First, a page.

Constitutional Conscience: The Moral Dimension of Judicial Decision

By H. Jefferson Powell | Go to book overview
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CONCLUSION To Govern Ourselves in
a Certain Manner

The Supreme Court's first great constitutional decision, Chisholm v. Georgia, was also its first great public relations disaster. Chisholm held that Article III authorized the Court to exercise jurisdiction over a state at the suit of a citizen of another state; within two years of the decision, the cumbersome amendment process of Article V had overturned the decision through what we now refer to as the Eleventh Amendment.1 The nation's swift rejection of the decision was doubtless one of many reasons that Chief Justice John Jay, who was in the majority in Chisholm but resigned from the Court in 1795 to become governor of New York, declined reappointment in 1801. As Jay informed President John Adams, he “left the bench perfectly convinced” that the Court would never “obtain the energy, weight, and dignity which are essential to its affording due support to the national government, nor acquire the public confidence and respect which, as the last resort of the justice of the nation, it should possess.”2 Jay's unhappiness with his experience on the Court is understandable—in addition to the negative popular reaction to Chisholm, the physical burdens of a justice's duties (which included hundreds of miles of travel on circuit each year) were wearying—but it is difficult to imagine any twenty-first-century nominee declining appointment on Jay's ground that the Court lacks energy, weight, dignity, or public confidence and respect. The Court's history has not been without its low points, but in the present it clearly enjoys the central role in national government and in our constitutional system that Jay thought it never would. The fact that Congress and the states have used Article V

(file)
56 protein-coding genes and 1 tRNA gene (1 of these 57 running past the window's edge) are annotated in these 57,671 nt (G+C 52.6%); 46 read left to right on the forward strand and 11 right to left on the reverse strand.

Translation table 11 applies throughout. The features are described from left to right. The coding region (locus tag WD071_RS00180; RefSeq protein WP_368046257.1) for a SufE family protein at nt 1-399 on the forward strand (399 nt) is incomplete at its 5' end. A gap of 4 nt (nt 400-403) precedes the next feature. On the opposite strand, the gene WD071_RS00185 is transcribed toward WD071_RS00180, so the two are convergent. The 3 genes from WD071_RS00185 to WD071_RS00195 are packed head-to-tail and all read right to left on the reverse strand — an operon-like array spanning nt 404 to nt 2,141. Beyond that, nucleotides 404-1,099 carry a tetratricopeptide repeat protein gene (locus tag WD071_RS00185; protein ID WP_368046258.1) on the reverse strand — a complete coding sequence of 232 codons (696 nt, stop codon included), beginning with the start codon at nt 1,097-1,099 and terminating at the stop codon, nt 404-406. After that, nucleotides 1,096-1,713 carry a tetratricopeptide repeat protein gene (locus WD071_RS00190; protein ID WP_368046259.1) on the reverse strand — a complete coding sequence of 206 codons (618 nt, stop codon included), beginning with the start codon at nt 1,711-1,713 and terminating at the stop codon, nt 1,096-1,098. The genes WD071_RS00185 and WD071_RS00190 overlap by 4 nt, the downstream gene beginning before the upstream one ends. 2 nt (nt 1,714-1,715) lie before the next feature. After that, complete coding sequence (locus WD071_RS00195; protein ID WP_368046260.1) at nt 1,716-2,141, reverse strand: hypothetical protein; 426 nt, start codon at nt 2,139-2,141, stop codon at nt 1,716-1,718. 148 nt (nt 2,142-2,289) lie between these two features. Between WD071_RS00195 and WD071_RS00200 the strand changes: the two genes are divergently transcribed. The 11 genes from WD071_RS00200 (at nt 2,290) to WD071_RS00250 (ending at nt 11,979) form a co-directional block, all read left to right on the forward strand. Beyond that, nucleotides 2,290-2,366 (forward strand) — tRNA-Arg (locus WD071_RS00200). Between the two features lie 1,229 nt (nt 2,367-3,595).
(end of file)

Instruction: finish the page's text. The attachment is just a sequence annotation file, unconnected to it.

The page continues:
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Constitutional Conscience: The Moral Dimension of Judicial Decision


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